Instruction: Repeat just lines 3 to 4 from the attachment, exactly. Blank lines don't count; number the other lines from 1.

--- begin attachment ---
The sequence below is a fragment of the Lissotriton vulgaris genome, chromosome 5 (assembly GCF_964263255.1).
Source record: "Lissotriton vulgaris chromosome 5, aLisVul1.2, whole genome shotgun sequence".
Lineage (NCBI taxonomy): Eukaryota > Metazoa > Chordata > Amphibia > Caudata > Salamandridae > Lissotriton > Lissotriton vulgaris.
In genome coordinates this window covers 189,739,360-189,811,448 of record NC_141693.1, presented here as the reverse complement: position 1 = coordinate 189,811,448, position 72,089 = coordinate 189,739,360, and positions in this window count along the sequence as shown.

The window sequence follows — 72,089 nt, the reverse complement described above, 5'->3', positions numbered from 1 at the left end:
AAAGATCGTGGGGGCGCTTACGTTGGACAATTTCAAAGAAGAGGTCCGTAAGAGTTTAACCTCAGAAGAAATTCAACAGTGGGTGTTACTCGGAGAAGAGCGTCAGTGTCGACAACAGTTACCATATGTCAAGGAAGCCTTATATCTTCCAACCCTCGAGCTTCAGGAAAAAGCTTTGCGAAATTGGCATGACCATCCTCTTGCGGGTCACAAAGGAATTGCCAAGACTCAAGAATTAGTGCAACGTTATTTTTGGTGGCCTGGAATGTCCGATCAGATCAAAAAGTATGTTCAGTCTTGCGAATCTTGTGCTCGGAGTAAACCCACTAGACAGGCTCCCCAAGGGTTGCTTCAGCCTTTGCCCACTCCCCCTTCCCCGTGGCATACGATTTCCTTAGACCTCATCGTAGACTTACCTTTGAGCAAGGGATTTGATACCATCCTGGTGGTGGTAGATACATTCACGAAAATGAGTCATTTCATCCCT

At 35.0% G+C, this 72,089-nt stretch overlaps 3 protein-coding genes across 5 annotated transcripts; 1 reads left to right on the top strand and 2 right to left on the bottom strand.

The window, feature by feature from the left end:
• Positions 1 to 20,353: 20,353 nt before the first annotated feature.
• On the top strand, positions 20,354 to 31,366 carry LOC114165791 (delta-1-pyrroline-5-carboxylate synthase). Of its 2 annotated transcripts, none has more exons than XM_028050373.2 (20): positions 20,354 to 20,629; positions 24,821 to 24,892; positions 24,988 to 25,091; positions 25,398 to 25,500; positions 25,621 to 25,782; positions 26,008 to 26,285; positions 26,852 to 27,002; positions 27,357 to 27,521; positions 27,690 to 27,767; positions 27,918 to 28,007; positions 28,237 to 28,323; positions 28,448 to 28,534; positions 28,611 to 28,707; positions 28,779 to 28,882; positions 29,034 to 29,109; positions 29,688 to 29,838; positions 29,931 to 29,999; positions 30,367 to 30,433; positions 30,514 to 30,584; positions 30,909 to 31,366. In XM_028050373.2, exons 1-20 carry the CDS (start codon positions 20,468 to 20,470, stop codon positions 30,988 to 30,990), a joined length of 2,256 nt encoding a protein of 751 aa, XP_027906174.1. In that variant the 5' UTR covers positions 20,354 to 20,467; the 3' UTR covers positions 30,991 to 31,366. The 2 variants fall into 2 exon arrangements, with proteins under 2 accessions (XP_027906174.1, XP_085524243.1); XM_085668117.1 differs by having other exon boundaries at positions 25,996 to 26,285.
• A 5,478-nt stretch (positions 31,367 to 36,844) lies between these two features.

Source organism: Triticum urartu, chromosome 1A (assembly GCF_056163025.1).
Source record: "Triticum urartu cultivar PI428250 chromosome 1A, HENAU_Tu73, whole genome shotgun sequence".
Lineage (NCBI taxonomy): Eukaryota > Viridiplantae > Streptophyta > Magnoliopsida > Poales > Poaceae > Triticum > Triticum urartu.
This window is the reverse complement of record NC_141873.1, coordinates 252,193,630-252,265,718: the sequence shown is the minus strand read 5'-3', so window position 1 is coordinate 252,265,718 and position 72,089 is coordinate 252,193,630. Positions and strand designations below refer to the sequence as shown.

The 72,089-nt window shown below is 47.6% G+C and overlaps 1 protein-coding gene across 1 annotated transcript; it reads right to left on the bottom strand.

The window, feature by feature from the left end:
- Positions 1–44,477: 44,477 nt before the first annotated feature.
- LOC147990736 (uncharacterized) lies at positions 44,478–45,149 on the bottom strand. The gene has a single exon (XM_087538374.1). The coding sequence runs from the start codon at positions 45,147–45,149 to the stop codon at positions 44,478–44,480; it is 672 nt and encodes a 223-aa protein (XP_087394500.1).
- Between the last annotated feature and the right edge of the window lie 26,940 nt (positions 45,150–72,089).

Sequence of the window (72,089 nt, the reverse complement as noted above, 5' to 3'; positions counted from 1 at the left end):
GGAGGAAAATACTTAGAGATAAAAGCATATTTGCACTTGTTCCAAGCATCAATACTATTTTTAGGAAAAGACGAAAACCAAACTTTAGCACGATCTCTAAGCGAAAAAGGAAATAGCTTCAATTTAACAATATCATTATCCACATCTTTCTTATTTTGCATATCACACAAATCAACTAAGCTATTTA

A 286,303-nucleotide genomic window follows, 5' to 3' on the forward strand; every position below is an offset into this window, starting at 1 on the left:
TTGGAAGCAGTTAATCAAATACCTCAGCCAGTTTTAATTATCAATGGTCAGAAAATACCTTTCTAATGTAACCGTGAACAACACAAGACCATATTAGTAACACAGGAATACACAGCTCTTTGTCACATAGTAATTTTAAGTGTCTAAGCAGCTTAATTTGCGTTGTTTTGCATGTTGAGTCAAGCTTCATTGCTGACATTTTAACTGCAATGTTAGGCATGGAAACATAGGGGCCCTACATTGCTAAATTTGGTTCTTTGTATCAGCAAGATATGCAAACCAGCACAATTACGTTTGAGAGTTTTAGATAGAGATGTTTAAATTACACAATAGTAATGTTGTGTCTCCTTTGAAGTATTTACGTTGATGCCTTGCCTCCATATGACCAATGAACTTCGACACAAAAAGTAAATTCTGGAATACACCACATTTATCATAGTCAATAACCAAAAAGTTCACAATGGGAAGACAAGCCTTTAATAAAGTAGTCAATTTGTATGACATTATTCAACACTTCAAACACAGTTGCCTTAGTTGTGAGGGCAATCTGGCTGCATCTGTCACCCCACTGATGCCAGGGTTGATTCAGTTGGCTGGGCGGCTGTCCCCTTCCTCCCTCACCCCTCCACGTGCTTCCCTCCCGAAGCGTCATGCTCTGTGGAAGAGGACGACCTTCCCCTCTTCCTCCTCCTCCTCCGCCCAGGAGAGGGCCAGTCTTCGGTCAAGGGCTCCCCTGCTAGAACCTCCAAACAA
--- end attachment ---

Lineage (NCBI taxonomy): Eukaryota > Metazoa > Chordata > Amphibia > Caudata > Salamandridae > Lissotriton > Lissotriton vulgaris.
In genome coordinates this window covers 189,739,360-189,811,448 of record NC_141693.1, presented here as the reverse complement: position 1 = coordinate 189,811,448, position 72,089 = coordinate 189,739,360, and positions in this window count along the sequence as shown.